The first term in (2) and (3) is the noncirculatory or apparent mass part, which results from the flow acceleration effect. The second group of terms is the circulatory components arising from the creation of circulation about the aerofoil. Theodorsen’s function is a complex-valued transfer function which depends on the reduced frequency , where and represents a quasisteady aerofoil angle of attack; that is,

The indicial response method is the response of the aerodynamic flowfield to a step change in a set of defined boundary conditions such as a step change in aerofoil angle of attack, in pitch rate about some axis, or in a control surface deflection (such as a tab of flap). If the indicial aerodynamic responses can be determined, then the unsteady aerodynamic loads due to arbitrary changes in angle of attack can be obtained through the superposition of indicial aerodynamic responses using the Duhamel’s integral.

Assuming two-dimensional incompressible potential flow over a thin aerofoil, the circulatory terms in (2) and (3) can be written as where is the nondimensional time, given by where is Wagner’s function, which accounts for the influence of the shed wake, as does Theodorsen’s function. In fact, both Wagner’s and Theodorsen’s functions represent a Fourier transform pair. Wagner’s function is known exactly in terms of Bessel functions (see [2] for details), but for practical implementation it is useful to represent it approximately. One of the most useful expressions is an exponential of the form

One exponential approximation is given by Jones [4] as

The state-space equations describing the unsteady aerodynamics of the typical aerofoil section with two degrees of freedom can be obtained by direct application of Laplace transforms to the indicial response as with the outputs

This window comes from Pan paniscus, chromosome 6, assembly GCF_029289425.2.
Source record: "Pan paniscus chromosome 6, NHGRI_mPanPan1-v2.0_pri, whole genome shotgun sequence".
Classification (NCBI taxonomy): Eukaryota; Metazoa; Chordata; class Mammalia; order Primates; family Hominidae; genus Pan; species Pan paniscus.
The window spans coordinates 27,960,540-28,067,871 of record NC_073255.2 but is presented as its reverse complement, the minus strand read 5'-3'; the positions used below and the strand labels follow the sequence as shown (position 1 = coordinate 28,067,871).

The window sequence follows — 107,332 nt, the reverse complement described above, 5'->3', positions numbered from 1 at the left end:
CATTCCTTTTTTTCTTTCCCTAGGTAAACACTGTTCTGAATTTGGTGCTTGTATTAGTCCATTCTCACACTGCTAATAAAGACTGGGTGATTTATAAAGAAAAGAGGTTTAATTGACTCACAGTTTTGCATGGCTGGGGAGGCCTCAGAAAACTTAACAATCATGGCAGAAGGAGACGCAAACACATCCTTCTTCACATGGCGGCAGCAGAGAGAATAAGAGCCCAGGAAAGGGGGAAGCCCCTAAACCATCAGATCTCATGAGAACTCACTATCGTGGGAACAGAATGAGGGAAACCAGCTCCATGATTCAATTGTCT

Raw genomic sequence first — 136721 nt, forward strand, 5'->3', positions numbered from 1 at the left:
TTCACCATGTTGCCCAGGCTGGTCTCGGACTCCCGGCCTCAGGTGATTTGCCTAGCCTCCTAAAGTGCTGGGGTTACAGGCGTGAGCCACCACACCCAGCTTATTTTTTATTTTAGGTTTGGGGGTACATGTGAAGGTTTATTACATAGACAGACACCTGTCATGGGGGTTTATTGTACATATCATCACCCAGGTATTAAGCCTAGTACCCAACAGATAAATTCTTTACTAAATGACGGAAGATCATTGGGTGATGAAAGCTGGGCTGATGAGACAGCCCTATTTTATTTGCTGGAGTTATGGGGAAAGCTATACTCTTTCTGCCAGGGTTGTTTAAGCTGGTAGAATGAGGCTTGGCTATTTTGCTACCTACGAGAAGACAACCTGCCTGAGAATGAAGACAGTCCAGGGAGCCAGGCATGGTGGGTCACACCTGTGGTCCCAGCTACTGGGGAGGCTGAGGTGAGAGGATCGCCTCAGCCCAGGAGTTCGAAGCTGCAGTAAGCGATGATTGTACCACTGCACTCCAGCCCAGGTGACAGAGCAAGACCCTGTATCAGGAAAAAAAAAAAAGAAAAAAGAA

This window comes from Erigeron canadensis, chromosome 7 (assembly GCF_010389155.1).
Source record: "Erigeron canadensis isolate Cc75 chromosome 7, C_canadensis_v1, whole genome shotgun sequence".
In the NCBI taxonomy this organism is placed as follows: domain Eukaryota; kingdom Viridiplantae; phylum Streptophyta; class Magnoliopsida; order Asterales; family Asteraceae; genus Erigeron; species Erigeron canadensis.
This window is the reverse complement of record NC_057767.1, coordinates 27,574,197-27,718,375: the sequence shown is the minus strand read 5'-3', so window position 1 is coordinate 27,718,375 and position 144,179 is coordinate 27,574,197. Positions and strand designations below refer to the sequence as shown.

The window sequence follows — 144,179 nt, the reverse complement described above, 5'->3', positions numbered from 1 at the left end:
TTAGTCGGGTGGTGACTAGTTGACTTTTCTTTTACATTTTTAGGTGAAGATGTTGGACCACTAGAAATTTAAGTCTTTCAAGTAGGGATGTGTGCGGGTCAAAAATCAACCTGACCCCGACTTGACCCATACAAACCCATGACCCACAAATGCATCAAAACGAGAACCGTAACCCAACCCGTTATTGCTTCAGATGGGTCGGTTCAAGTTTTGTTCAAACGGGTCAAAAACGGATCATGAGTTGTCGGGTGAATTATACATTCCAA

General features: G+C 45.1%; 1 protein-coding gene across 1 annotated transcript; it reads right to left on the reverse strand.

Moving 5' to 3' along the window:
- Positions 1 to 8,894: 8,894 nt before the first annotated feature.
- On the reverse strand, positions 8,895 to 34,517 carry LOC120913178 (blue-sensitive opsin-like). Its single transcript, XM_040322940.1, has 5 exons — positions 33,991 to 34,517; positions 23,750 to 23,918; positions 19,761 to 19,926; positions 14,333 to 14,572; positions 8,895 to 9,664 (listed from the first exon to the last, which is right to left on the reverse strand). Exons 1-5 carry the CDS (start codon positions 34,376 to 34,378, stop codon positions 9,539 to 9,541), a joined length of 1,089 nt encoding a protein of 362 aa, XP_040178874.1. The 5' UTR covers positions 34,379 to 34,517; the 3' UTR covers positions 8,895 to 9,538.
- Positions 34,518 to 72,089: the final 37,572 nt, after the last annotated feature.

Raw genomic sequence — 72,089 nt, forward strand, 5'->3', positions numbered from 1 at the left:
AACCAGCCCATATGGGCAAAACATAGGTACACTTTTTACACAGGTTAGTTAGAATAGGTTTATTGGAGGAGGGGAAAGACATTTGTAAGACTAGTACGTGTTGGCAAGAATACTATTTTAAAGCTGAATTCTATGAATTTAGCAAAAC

The main benefit of the state-space formulation is that the equations can be appended to the equations of motion directly, very useful in aeroservoelastic analysis. Furthermore, it permits the straightforward addition of more features to the model, such as gust response and compressibility.

The indicial approach and the state-space formulation lead to a dynamic matrix that governs the behaviour of the system and enables future prediction. The analysis of flutter in this case is straightforward and it can be performed in the frequency domain, since the eigenvalues of the dynamic matrix directly determine the stability of the system. If, for a given velocity, any of the eigenvalues has a zero real part, the system is neutrally stable, that is, it defines the flutter onset.

3. Results and Discussion

In this section, the stability analysis of the state-space aeroelastic equation is presented. The results have been validated against published and experimental results.

3.1. Validation against Published Results

Theodorsen and Garrick [5] presented a graphical solution of the flutter speed of the two-dimensional aerofoil for the flexure-torsion case. In order to validate the present model, a flutter speed computation is performed with varying combinations of aeroelastic parameters, as used by Theodorsen and Garrick, as shown in Table 1.



Figure 2 shows the comparison of the flutter margin from Theodorsen and Garrick’s work with the present computation. In the graph, nondimensional flutter speed is presented as a function of the frequency ratio . As can be seen, the present method provides a good agreement with the published figures only for low frequency ratios. In fact, as the ratio approaches unit value, the actual curve drifts to generally lower speeds.